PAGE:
Thought Box

Humanity To The Fore

Humanity To The Fore

by Deepa Gahlot October 13 2017, 6:55 pm Estimated Reading Time: 2 mins, 11 secs

There is a saying in Punjabi, Jis Lahore naivekhya o jamiya hi nai—which translates roughly as ‘He who hasn’t been to Lahore hasn’t lived.'

Asghar Wajahat’s masterpiece of a play used the words satirically—the city in his play JisLajoreNahinDekhya is hardly a welcoming place in the aftermath of the Partition. The play has been performed by several groups all over the country; the Mumbai-based group Ank completed 300 shows in October 2017, since their production opened in 2010.

It was the late Dinesh Thakur’s favourite play, and when he was alive, he played the role of a pacifist poet. The serious and thought-provoking play, is set during the Partition, when an old Hindu woman (played marvellously by a much-younger Preeta Mathur) is abandoned by her family in a Lahore mansion when they leave for India.  (This casual cruelty seems to personify the end of decency, culture and family values after the turmoil caused by the Partition, the uprootment of millions of people and the horrific massacres of refugees.)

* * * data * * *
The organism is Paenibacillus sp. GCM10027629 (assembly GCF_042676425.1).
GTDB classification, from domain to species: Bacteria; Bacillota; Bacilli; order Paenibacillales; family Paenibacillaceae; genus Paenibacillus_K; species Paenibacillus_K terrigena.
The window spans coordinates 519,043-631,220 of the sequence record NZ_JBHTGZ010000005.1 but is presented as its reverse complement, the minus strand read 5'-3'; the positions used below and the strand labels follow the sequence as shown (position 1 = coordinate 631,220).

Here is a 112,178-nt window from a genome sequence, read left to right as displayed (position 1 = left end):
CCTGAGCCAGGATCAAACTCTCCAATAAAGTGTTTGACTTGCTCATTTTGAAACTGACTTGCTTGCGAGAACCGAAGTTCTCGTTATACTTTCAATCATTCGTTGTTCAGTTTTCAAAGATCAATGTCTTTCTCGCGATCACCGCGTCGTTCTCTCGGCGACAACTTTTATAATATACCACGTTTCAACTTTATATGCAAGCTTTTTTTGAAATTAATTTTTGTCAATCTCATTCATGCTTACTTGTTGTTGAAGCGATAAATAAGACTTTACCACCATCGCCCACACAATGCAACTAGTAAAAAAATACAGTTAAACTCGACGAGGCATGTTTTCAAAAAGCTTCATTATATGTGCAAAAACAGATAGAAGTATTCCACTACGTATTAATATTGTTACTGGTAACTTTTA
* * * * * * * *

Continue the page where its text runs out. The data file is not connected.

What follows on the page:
When Sikandar Mirza and his family migrates from India to Pakistan, and are allotted a haweli by the custodian in Lahore, they are shocked to find a doddering old woman, who goes simply by the label of “RatankiMaa,” still in the house. Even though she has been betrayed her own family, she has not lost her capacity to offer affection to the ‘intruders’ in her home.

The old woman refuses to leave and, after the initial discomfiture and attempts to get her out, the Mirzas come to love her. She is eventually accepted as a mother figure by the whole mohalla.  But trouble is fomented by the hooligans in the area, who stir up communal trouble.

After all the suffering caused by a line drawn across the country based on religion, people can still be instigated by their community leaders—then as now. It seems history teaches no lessons and the weak, like Ratan Ki Maa, are always sacrificed to religious fundamentalism.

The warmth and humanism of the story is timeless, and Thakur always believed that there should be more plays like this one done, that send out positive messages of communal harmony. His wife Preeta is carrying his legacy forward by continuing to perform the play in Mumbai and elsewhere. 

A Nida Fazli poem used in the play has a line, “Do aur do ka jodhameshachaarkahanhotahaiSochsamajhwaalonkothodinaadani de maula,” which is more relevant today than ever before.

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